Most of the pictures expand when clicked
|I planned another day in Juneau
after we came back from Glacier Bay. Unfortunately there was not
much to do and it rained hard most of the day. Mostly we did laundry.
Next day we flew from Juneau to Anchorage with stops at Cordova and Yakutat to drop off and pick up fishing expeditions.
Finally we arrived in Anchorage and got settled in the Extended Stay Deluxe Downtown.
The next day was museum day. We started with a visit to the Anchorage Museum. This was a nice museum with a great collection of native artifacts on the second floor.
|The Alaska Native Heritage Center
The center has an outdoor walk around a pond with a guide and a stop at a typical homestead of each native group in Alaska, an indoor museum and arts center, and a stage with continuous performances.
I definitely recommend a visit to the center but it seems to be a fledgling organization. They need some work on their outdoor exhibits and performances. But it is still worth a visit.
|Six native cultural groups are recognized and are
represented, the Athabascan of interior and southcentral Alaska, the
Yup'ik and Cup'ik Eskimo of southwest Alaska, the Inupiaq and St.
Lawrence Island Yupik of northwest to northern Alaska, the Aleut and
Alutiiq from Prince William Sound to the end of the Aleutian Island
chain, and the Eyak, Tlingit, Haida, and Tsimshian of southeast Alaska.
A guide takes you around to a representative homestead for each group.
|We had a nice talk explaining the significance of totem poles.|
|This group of Native Americans performed a set
of songs and dances.
|We spent the rest of the afternoon driving along the waterfront. At right is a view of Anchorage from the Coastal Trail.|
|We left anchorage the next day and headed for
Denali. North of Wasilla,
a now familiar town for most people, the weather finally cleared.
Coastal Alaska is a marine rainforest climate typical of the northwest, cool, damp, and rainy. Even when it is not raining it's cloudy. Interior Alaska in contrast is dry and sunny and may properly be considered a desert.
Here we see some of the scenery as we approach the Alaskan Range of mountains.
|Saw a couple of moose grazing in the foliage.|
|Stayed at the McKinley Creek Cabins about 10
miles south of Denali. There aren't many places to stay near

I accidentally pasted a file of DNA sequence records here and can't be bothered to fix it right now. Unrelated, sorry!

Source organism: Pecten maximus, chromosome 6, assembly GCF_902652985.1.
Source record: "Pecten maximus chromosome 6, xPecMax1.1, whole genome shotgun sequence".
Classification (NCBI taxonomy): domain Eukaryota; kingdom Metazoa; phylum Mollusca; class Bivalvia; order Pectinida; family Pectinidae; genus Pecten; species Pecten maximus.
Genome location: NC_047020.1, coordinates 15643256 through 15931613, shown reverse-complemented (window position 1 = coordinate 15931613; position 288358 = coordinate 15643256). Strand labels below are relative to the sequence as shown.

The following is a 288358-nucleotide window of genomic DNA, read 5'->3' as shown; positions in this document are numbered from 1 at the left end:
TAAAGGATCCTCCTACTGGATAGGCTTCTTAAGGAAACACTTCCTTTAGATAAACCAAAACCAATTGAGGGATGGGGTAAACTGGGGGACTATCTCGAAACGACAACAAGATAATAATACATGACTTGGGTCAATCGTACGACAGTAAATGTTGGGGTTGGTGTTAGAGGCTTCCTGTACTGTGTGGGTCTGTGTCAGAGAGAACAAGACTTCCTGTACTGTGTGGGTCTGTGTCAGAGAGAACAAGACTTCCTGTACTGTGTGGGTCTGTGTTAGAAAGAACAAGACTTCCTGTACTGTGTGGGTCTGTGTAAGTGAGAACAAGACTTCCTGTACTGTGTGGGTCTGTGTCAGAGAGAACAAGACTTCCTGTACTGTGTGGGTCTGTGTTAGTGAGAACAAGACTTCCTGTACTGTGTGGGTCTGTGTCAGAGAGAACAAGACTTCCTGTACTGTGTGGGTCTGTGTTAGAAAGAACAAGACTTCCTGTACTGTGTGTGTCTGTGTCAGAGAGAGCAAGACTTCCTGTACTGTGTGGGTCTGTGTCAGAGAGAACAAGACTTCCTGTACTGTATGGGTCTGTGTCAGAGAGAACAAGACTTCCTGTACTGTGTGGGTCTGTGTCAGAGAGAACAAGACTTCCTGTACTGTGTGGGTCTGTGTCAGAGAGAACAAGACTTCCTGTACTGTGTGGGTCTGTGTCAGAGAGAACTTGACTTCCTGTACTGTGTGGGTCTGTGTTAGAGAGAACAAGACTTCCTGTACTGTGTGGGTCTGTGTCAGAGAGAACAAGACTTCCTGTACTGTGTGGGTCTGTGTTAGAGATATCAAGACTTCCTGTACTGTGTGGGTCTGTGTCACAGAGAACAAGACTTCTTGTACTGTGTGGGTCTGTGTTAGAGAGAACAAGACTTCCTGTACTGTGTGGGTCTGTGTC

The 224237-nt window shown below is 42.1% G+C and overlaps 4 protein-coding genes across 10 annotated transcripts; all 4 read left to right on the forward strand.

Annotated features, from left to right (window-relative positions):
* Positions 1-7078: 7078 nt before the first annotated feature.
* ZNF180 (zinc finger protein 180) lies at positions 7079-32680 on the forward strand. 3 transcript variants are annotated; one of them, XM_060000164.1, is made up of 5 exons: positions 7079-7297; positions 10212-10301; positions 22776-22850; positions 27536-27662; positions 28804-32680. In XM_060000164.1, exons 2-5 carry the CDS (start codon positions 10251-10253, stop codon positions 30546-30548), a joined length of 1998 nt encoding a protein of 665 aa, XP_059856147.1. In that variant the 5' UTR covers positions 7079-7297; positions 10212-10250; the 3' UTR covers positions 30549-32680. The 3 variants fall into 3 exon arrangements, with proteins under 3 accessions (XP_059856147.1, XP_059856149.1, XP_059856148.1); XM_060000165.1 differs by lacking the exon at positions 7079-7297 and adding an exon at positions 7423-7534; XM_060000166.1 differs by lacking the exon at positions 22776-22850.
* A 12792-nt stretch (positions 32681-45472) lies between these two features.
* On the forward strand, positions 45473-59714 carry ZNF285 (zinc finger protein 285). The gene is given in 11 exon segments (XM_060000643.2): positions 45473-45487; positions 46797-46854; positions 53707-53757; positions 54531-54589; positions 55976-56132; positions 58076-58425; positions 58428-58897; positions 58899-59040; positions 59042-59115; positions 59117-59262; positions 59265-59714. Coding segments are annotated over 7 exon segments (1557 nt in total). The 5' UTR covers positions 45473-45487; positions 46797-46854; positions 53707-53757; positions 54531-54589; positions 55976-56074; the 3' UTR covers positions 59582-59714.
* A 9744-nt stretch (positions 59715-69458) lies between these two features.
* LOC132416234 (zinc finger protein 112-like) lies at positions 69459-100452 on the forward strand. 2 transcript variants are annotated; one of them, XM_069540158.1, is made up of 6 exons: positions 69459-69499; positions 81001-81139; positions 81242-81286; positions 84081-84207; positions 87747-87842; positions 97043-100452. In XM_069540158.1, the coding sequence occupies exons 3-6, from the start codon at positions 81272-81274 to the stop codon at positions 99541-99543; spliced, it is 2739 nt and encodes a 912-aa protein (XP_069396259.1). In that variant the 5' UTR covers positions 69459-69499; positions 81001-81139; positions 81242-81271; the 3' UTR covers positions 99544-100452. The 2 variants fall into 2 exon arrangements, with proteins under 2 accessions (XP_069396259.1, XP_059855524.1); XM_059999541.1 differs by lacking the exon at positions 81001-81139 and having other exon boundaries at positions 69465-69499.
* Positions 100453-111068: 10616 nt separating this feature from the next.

Denali. The cruise lines have four hotels near the entrance but
they are often filled with guests from the cruises. Otherwise
there are just a few cabin places.
The cabin was ok but small. It was in a pretty setting along the creek. The place also had a small restaurant that had about 7 tables but the food was exceptional.
We drove up to Denali. Stopped at the visitor center
then went to the kennels for a dog sled demonstration.
The rangers patrol the park in the winter by dogsled staying at a string of backcountry cabins. Sounds like fun to me.
|We learned that during the gold rush, dogs of
all sorts were shipped to Alaska. If it could pull a sled it was
an Alaskan Husky. They've been breeding these dogs ever since.
The ranger came out an gave a talk then hooked up a team of dogs to pull the sled around a short circuit. You quickly see that the dogs love doing this and are amazingly powerful and fast.
You can drive about 12 miles into Denali. To go further
you have to take an authorized bus tour.
Denali is very scenic, big vistas and towering mountains.
The fall foliage has set in creating very colorful scenes.
The next day we took the
Tour into the park.
Denali is a difficult park to visit. There is only one road into the park which is about 100 miles long. It's mostly a narrow dirt road. The first 15 miles to Savage River is paved. After Savage River the road is closed to private traffic. The only way to see the park is on a park bus tour.
There are 3 tours. The History Nature Tour which goes 19 miles in and takes about 5 hours. The Tundra Wilderness Tour which goes in 60miles and takes 8 hours, and the Kantishna Wilderness Tour which goes in 95 miles and takes 11 hours.